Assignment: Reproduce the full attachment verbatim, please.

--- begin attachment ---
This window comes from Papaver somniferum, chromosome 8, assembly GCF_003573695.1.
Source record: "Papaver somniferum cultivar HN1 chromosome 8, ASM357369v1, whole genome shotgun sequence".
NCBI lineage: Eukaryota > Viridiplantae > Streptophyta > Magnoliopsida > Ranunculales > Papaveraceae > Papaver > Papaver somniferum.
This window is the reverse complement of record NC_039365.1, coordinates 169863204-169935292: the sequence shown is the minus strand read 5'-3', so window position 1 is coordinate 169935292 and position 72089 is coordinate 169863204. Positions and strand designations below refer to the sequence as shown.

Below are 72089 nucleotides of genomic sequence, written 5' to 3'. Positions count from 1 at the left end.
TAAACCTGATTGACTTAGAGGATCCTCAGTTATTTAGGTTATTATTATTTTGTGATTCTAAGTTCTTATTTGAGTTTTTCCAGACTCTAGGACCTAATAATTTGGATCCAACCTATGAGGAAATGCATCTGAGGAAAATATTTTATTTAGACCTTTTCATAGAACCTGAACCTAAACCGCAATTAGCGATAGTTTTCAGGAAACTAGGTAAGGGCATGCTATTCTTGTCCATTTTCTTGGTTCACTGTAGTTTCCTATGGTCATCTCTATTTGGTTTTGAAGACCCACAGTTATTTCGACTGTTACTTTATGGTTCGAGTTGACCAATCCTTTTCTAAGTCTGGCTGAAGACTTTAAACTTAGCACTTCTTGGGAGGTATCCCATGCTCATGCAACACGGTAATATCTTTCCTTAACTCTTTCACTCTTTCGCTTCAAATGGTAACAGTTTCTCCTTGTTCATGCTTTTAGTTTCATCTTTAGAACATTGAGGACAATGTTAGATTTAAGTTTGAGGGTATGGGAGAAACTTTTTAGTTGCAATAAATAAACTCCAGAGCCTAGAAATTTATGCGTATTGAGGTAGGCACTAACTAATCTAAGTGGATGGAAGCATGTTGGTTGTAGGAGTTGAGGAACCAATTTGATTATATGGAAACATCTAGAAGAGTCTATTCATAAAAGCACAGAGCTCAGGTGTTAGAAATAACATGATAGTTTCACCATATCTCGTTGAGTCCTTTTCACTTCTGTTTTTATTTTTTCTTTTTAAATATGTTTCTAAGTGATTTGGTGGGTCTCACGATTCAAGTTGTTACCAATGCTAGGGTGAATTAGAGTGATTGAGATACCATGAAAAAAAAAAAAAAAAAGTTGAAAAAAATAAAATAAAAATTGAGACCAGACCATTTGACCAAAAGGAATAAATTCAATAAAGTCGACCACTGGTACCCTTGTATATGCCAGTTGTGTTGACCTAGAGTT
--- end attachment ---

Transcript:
This window comes from Papaver somniferum, chromosome 8, assembly GCF_003573695.1.
Source record: "Papaver somniferum cultivar HN1 chromosome 8, ASM357369v1, whole genome shotgun sequence".
NCBI lineage: Eukaryota > Viridiplantae > Streptophyta > Magnoliopsida > Ranunculales > Papaveraceae > Papaver > Papaver somniferum.
This window is the reverse complement of record NC_039365.1, coordinates 169863204-169935292: the sequence shown is the minus strand read 5'-3', so window position 1 is coordinate 169935292 and position 72089 is coordinate 169863204. Positions and strand designations below refer to the sequence as shown.

Below are 72089 nucleotides of genomic sequence, written 5' to 3'. Positions count from 1 at the left end.
TAAACCTGATTGACTTAGAGGATCCTCAGTTATTTAGGTTATTATTATTTTGTGATTCTAAGTTCTTATTTGAGTTTTTCCAGACTCTAGGACCTAATAATTTGGATCCAACCTATGAGGAAATGCATCTGAGGAAAATATTTTATTTAGACCTTTTCATAGAACCTGAACCTAAACCGCAATTAGCGATAGTTTTCAGGAAACTAGGTAAGGGCATGCTATTCTTGTCCATTTTCTTGGTTCACTGTAGTTTCCTATGGTCATCTCTATTTGGTTTTGAAGACCCACAGTTATTTCGACTGTTACTTTATGGTTCGAGTTGACCAATCCTTTTCTAAGTCTGGCTGAAGACTTTAAACTTAGCACTTCTTGGGAGGTATCCCATGCTCATGCAACACGGTAATATCTTTCCTTAACTCTTTCACTCTTTCGCTTCAAATGGTAACAGTTTCTCCTTGTTCATGCTTTTAGTTTCATCTTTAGAACATTGAGGACAATGTTAGATTTAAGTTTGAGGGTATGGGAGAAACTTTTTAGTTGCAATAAATAAACTCCAGAGCCTAGAAATTTATGCGTATTGAGGTAGGCACTAACTAATCTAAGTGGATGGAAGCATGTTGGTTGTAGGAGTTGAGGAACCAATTTGATTATATGGAAACATCTAGAAGAGTCTATTCATAAAAGCACAGAGCTCAGGTGTTAGAAATAACATGATAGTTTCACCATATCTCGTTGAGTCCTTTTCACTTCTGTTTTTATTTTTTCTTTTTAAATATGTTTCTAAGTGATTTGGTGGGTCTCACGATTCAAGTTGTTACCAATGCTAGGGTGAATTAGAGTGATTGAGATACCATGAAAAAAAAAAAAAAAAAGTTGAAAAAAATAAAATAAAAATTGAGACCAGACCATTTGACCAAAAGGAATAAATTCAATAAAGTCGACCACTGGTACCCTTGTATATGCCAGTTGTGTTGACCTAGAGTT